SB3 (20) bow repair
The National Yacht Club annual regatta was sailed last Saturday, 23 June, in rather boisterous conditions of 20 - 25 knots.  In the SB3 (SB20) fleet, a couple of boats were damaged.  Above, a bad bang at the bow.

Below, a closer look at the crushed laminate on the bow.

MONDAY, 25 June
Mr Dremel with a grinding wheel is the man to cut away the damaged area.

Here is the opening after all of the damaged fibreglass has been cut away.

One of two chunks of de-laminated fibreglass after cutting it away from the hull.

The laminate is quite thick, and so is the the gel coat (grey layer at the bottom).

I create a "blind backer" from from a sheet of fibreglass made up at home. 

The inside of the hole has been sanded and washed with acetone.  A mix of epoxy resin with microfibres was liberally smeared on the inside and also applied to the edges of the backer.  The backer was then inserted into the hole and the strings serve to pull it tight to the inside, thus providing a solid surface to laminate upon. 

The strings were tied to various points on the trailer and tightened with sticks to make a spanish windlass.

Finally, with my surgical gloved finger, I wiped away excess epoxy ooze and left it to cure overnight.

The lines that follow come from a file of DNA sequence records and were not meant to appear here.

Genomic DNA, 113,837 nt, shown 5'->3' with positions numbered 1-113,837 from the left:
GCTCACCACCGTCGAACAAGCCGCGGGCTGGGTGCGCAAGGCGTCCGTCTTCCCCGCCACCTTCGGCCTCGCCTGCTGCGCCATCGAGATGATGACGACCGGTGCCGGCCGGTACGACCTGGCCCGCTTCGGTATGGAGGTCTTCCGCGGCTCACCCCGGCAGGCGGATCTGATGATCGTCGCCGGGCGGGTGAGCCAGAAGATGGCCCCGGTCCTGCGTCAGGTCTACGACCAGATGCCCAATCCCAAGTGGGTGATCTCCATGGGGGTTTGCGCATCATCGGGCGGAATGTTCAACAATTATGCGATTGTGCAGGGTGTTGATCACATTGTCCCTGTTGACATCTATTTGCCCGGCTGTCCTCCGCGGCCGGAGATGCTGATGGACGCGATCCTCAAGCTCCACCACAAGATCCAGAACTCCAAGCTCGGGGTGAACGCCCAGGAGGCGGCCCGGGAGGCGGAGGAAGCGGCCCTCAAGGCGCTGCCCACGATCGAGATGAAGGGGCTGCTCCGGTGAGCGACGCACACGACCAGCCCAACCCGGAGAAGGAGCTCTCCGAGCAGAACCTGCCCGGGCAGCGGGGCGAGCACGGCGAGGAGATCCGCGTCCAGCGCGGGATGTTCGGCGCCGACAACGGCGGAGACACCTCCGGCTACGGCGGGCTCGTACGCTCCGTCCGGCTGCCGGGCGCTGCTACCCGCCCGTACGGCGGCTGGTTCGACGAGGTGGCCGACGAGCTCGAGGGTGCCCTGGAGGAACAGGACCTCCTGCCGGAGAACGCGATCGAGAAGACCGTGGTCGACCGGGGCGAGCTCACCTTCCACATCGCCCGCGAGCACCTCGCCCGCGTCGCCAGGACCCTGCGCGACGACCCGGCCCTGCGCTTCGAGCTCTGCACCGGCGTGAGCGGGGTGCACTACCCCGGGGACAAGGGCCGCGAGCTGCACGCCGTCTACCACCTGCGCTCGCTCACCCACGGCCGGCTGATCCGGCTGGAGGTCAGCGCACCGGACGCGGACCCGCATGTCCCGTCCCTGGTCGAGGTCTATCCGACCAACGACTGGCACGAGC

Time involved:  one hour

TUESDAY, 26 June

The backer has fully cured, the strings have been cut away and Mr Dremel with a coarse sanding drum has chamfered the edges of the repair area.  The backer was sanded with 80 grit to provide better adhesion and thoroughly washed with acetone.

Three pieces of "combi mat" have cut to size and numbered, each a small bit larger.  Combi mat is a powder bound layer of chopped strand mat needled to a layer of woven roving. Very strong.  It is much easier to laminate each layer with resin using a plastic squeegee on each side rather than trying to tack them each in place and saturate with a brush.  That's a piece of white sign makers plastic that I am using as a laminating board. 

Each layer has been placed on top of the backer using gloved hands, hence no pictures (I don't want epoxy on the camera!)  Because it is a very warm day here in Dun Laoghaire, I don't want to apply more than three layers lest the epoxy "kick off" or exotherm too quickly which would result in a possibly weak repair.  A piece of see through polythene has been placed over the three layers so that I can poke and prod the laminate tight and smooth.  When cured, the plastic simply peels away.

Time involved:  one hour